Follow Slashdot stories on Twitter


Forgot your password?
Slashdot Deals: Deal of the Day - Pay What You Want for the Learn to Code Bundle, includes AngularJS, Python, HTML5, Ruby, and more. ×

Comment Re:Easy solution - COSTCO does it better (Score 1) 447

Real estate prices are ridiculous everywhere these days, unless you live in some backwater where there's no employment. Cheap real estate isn't of much use if you're unemployed, unless you're retired.

As for rain, you sound like you've never been to northern California. How do you think all those forests grow? The pictures I've seen of Florida only show palm trees, same as southern California.

Comment Re:End of open and honest? I'll disagree. (Score 0) 80

I'm pretty sure I can post open and honest comments while not being anonymous.

If you're white, middle-class, cisgendered, belong to a mainstream religion, have political views within the mainstream, and live in a cosmopolitan community, yes.

If you're a closeted gay atheist anarcho-communist in a small town in "flyover country", maybe not so much.

Comment Re:Let them lease, but not screw with sales (Score 2) 239

I've torn down my S4 completely to replace a shattered screen. For an early large-screen smartphone it is remarkably slim. The new glued-together-to-render-unrepairable model hasn't really saved any space; it is only contributing to the e-waste problem. I hate that we have become such an irresponsible society where everything is becoming disposable.

Comment Re:Warning - Uber astroturf detected (Score 1) 110

And the taxis I see are 15 year[s] old

Unadulterated bullshit. I drove taxis for 3yrs, the oldest one I drove was 5yo, it had 1.2 MILLION kilometres on the clock.

Which country/city were we discussing? Because the only time I've heard a London cab driver say "kilometers" was when he was spouting racist bullshit about Poland.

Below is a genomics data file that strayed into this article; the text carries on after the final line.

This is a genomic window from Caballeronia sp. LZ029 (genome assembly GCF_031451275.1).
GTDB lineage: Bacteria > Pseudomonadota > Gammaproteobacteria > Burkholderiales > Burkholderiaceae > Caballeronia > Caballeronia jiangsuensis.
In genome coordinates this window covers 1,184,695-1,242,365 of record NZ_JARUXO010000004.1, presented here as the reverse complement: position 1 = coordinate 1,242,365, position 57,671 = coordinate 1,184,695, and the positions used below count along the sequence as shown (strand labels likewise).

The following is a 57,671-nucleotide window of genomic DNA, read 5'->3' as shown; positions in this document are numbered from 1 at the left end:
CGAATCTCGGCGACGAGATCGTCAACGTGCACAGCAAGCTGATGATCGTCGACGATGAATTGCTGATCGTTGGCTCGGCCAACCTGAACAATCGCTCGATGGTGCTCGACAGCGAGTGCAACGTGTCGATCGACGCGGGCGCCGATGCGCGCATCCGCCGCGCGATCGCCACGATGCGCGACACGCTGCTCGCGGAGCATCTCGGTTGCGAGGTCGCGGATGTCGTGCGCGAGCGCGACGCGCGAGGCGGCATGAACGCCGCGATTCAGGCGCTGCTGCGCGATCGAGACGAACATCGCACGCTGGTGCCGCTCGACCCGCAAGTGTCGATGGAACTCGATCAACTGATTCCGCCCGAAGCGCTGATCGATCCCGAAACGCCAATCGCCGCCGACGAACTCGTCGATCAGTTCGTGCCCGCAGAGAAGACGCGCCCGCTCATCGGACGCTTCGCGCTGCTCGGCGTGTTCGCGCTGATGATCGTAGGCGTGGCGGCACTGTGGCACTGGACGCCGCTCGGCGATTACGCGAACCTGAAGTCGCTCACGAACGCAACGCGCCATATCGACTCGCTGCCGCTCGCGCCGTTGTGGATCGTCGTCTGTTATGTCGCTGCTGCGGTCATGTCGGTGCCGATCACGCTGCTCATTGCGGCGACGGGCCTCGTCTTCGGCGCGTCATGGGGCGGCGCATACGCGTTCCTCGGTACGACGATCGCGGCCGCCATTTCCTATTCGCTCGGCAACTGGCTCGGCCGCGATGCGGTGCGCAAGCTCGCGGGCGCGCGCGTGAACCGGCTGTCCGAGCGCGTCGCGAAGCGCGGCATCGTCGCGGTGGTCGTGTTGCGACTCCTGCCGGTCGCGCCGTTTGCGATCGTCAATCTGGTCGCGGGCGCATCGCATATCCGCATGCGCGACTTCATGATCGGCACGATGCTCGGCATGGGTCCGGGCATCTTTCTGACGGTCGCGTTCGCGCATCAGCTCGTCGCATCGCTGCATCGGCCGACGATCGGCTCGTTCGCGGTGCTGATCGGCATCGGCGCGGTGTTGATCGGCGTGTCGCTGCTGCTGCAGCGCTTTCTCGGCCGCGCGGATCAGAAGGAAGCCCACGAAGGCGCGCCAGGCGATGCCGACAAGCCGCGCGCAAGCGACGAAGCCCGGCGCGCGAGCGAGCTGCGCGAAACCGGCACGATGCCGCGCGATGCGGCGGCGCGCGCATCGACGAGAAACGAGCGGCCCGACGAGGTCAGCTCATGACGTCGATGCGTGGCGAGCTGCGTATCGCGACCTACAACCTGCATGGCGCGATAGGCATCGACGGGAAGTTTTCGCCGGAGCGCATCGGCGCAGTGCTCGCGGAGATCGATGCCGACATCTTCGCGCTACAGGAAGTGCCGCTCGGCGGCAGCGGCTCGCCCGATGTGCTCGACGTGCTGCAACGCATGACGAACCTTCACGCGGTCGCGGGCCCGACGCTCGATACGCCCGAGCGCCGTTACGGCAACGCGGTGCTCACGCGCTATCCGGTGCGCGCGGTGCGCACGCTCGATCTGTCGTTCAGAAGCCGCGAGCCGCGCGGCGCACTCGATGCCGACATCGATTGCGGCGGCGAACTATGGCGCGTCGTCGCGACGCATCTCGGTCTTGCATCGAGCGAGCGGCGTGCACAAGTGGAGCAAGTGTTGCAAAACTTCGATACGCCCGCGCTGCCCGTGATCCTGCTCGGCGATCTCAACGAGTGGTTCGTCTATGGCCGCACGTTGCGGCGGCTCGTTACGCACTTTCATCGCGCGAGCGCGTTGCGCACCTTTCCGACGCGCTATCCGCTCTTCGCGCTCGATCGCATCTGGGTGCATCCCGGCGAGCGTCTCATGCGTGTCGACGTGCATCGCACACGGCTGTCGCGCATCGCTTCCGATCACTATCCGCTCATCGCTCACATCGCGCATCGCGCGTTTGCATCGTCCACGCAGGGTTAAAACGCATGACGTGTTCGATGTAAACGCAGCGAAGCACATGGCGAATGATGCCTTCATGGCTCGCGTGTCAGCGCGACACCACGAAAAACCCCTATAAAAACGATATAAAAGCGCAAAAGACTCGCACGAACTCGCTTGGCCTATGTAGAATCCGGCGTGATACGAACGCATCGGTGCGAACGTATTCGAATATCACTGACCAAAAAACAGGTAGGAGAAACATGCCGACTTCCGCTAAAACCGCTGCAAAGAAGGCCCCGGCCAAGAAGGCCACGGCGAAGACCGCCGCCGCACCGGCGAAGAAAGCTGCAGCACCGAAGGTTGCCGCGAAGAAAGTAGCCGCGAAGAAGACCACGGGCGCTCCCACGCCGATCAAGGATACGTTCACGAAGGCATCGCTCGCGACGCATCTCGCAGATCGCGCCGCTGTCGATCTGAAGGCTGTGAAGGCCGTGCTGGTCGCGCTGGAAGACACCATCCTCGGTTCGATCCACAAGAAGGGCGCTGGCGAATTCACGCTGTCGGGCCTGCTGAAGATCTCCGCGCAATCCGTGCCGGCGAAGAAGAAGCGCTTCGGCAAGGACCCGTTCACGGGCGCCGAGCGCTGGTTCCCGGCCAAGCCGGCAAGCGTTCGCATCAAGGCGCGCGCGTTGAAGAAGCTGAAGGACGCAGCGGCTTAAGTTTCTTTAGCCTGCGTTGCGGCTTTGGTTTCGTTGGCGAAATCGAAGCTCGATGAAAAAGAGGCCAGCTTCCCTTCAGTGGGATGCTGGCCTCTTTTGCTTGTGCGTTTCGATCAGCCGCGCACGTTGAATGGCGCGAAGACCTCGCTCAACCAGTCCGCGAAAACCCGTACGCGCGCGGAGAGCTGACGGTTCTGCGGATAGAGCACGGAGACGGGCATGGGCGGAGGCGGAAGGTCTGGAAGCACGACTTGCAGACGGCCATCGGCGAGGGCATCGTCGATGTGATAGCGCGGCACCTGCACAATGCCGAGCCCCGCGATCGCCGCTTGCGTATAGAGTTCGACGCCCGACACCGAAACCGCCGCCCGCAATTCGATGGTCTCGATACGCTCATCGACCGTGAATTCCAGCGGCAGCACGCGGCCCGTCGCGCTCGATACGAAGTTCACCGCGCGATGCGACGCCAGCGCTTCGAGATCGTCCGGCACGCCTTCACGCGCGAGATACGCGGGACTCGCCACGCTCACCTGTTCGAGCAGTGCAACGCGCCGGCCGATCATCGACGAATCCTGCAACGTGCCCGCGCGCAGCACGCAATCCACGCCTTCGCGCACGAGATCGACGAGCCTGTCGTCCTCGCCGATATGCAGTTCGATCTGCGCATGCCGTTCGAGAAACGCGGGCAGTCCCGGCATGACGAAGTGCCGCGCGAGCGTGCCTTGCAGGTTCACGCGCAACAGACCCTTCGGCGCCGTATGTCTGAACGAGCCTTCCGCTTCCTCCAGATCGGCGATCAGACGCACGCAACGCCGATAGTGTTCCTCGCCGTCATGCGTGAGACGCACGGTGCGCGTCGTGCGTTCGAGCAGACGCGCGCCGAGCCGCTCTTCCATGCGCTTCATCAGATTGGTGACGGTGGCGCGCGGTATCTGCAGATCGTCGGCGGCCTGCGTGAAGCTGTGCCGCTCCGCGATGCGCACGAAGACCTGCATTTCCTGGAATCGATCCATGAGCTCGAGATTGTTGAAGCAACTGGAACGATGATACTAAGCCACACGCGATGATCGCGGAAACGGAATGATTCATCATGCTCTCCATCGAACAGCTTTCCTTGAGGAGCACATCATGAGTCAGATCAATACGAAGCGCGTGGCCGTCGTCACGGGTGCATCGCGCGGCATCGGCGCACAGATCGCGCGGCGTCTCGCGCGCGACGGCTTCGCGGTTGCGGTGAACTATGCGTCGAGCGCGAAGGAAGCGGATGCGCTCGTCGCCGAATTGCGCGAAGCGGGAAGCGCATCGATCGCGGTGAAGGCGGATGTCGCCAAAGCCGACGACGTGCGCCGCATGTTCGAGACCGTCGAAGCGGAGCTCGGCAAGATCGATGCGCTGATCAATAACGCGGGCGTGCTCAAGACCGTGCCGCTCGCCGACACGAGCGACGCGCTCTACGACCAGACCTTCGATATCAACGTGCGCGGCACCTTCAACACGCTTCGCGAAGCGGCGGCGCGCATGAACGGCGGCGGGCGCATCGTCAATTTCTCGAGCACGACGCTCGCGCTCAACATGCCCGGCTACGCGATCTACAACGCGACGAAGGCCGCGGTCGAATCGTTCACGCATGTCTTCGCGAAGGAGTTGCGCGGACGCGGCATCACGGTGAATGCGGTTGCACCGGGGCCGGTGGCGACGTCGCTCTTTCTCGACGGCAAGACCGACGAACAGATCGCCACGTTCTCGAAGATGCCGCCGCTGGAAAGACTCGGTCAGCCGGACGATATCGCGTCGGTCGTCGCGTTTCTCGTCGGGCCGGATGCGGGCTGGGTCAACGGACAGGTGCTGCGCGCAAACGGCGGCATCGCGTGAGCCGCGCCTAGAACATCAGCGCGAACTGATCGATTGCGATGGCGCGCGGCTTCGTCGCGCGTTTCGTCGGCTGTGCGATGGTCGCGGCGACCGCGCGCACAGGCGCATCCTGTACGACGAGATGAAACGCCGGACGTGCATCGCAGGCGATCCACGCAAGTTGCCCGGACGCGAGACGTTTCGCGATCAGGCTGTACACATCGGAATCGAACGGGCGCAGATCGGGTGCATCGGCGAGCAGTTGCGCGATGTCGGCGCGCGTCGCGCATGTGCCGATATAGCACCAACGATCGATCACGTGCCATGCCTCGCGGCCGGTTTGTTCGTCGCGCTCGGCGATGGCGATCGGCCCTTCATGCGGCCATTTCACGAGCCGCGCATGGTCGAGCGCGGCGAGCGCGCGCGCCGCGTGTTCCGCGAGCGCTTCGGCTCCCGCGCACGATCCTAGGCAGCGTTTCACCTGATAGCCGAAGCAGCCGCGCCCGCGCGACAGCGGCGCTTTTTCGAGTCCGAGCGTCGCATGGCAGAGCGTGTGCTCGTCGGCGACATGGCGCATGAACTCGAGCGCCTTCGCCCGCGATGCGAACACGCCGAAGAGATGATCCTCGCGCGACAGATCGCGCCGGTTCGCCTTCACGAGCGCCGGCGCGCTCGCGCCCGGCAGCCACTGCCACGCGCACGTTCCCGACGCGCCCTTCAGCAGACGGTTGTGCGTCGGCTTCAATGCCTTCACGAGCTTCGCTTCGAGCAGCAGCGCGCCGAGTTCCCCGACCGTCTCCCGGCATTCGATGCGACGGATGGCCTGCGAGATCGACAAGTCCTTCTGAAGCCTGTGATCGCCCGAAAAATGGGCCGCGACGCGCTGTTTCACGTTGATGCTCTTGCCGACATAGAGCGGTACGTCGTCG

The maximum age of a black cab in London is 15 years, so they are indeed often the oldest vehicles around. Before 2013, they could have been even older.

Comment Re:Just stop now (Score 1) 110

Having a preset price is not how taxi regulations work.

So what? Ubers aren't taxis, that's why they're not subject to taxi regulations. They're limousines, so they operate under those laws. Limos have preset prices.

So they have to have technology in the cab to charge a credit card.

Sure, and then they refuse to use it.

Uber does not have to have equipment in the cab because they charge the card at the home base.

Right, but you still haven't explained how the taxis are "more advanced". They're clearly not. Charging a pre-set price is a superior method, and it's simpler, faster, and easier to do the transaction through a smartphone app rather than on a card reader in some car. This is a pretty good example of KISS. Uber has no need to pollute cars with unnecessary and extremely expensive payment terminals because they've come up with a superior alternative.

Comment Re:As a techie (Score 1) 110

(Actually, if any city tried to do THAT, I'd imagine the discussion here would be the opposite and it'd end up in "Your Rights Online" -- "How DARE they force us into a cashless economy! Today it's forcing businesses to accept credit, tomorrow it's no cash allowed! My right to anonymous transactions must be upheld!!!")

I'm sorry, this is BS.

Cabs accepting credit cards doesn't mean that cash-payers are stuck having to use a card. They can still pay cash. No one is proposing to change this. Uber doesn't take cash, but for the YRO people, that's not a problem because it's well-known up front. You just can't even use Uber without getting cashless payment set up through them. It's not like an Uber car is going to show up and drive you somewhere and then you need to figure out how to pay with a card.

The problem with these stupid cabs is that they'll say they take cards, but then when you try to actually pay with a card they tell you the card reader is "broken". It's a case of simple lying, and bait-and-switch. I can't image how any anti-cashless-economy or YRO people would be in defense of this; the libertarian crowd is all about people and businesses having maximum freedom within the law, not for them to lie and advertise one thing and do something else, which sounds a lot like fraud to me. I've never heard of any true libertarians being in favor of fraud.

If the cab companies want to advertise that they accept cards, then they need to do so, plain and simple. This is what people are complaining about: a cab shows up, it may or may not accept cards, they just don't know. You don't have that problem with Uber: you know up front how you have to pay, and you already have it set up to automatically charge you. Uber also gives you a close estimate how much it'll cost up front, whereas with a cab you have little idea, especially if the cabbie drives you in circles or some circuitous route to get a higher fare. In short, Uber's singlehandedly fixed everything wrong with the cab industry.

"I've seen the forgeries I've sent out." -- John F. Haugh II (jfh@rpp386.Dallas.TX.US), about forging net news articles